Yet the obituaries that quickly flowed across the Western world following her death illustrated the way in which history is being constantly rewritten to suit the times. Bhutto is not being remembered for the trail of corruption that littered her two previous terms as prime minister. Nor for her husband Asif Ali “10%” Zardari and the serious charges of money laundering laid against the both of them.
Continue reading “The legacy of Benazir Bhutto”
In December 2007 the Workers Party produced a Spark insert, Bus drivers stand up to the boss. It described how Management of Go Wellington imposed shift changes in 2007 that resulted in driver salary reductions of up to $20,000 a year. At the same time, the company introduced an alternative collective to the Tramways Union one, with inferior conditions and, unlike the Tramways collective, no penal rates. In December this contract was being challenged in the courts. This case is still before the employment court at the time of going to press, with a decision due in early February. Watch this space.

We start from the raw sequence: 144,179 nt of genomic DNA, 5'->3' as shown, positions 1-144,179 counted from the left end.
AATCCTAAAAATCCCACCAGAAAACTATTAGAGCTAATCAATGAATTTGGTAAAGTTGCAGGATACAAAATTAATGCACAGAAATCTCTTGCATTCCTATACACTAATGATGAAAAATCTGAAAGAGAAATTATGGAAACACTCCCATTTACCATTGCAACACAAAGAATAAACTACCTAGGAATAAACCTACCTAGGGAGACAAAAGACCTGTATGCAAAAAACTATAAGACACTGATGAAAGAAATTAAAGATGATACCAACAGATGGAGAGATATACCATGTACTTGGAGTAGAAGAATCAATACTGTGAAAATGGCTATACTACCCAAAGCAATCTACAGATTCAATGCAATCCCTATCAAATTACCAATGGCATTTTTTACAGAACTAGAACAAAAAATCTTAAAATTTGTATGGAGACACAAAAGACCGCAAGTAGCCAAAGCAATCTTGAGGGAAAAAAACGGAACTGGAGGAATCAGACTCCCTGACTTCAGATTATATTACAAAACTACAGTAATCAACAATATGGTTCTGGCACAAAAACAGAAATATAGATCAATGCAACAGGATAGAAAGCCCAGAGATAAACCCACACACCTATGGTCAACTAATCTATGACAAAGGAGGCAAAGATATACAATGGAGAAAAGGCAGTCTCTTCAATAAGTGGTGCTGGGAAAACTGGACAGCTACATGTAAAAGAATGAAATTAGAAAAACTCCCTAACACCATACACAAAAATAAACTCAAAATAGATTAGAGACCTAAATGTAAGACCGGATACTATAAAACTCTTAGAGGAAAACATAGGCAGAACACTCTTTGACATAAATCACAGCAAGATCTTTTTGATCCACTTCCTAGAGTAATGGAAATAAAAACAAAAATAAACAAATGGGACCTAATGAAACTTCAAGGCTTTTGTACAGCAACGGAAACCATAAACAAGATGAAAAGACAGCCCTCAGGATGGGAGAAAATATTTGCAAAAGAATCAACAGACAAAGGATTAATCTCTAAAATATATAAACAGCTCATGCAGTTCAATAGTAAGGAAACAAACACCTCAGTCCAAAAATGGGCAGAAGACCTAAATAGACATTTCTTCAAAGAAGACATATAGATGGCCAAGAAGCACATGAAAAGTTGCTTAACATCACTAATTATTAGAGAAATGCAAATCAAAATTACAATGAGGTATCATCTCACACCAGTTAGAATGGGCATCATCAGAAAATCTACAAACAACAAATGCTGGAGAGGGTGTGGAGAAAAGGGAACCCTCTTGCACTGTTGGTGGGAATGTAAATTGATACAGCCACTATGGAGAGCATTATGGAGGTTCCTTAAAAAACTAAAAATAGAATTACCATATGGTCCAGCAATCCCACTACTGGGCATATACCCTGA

Continue reading “Wellington bus drivers’ battles continue”
Between January 11 and 13, around 140 support workers and nurses at Brackenridge Estate near Christchurch took part in a 48-hour strike over issues of severe understaffing and low pay.
The workers there, who look after people with serious intellectual disabilities, are members of the National Union of Public Employees and the NZ Nurses’ Organisation.
Continue reading “Christchurch support workers strike against 75-hour weeks”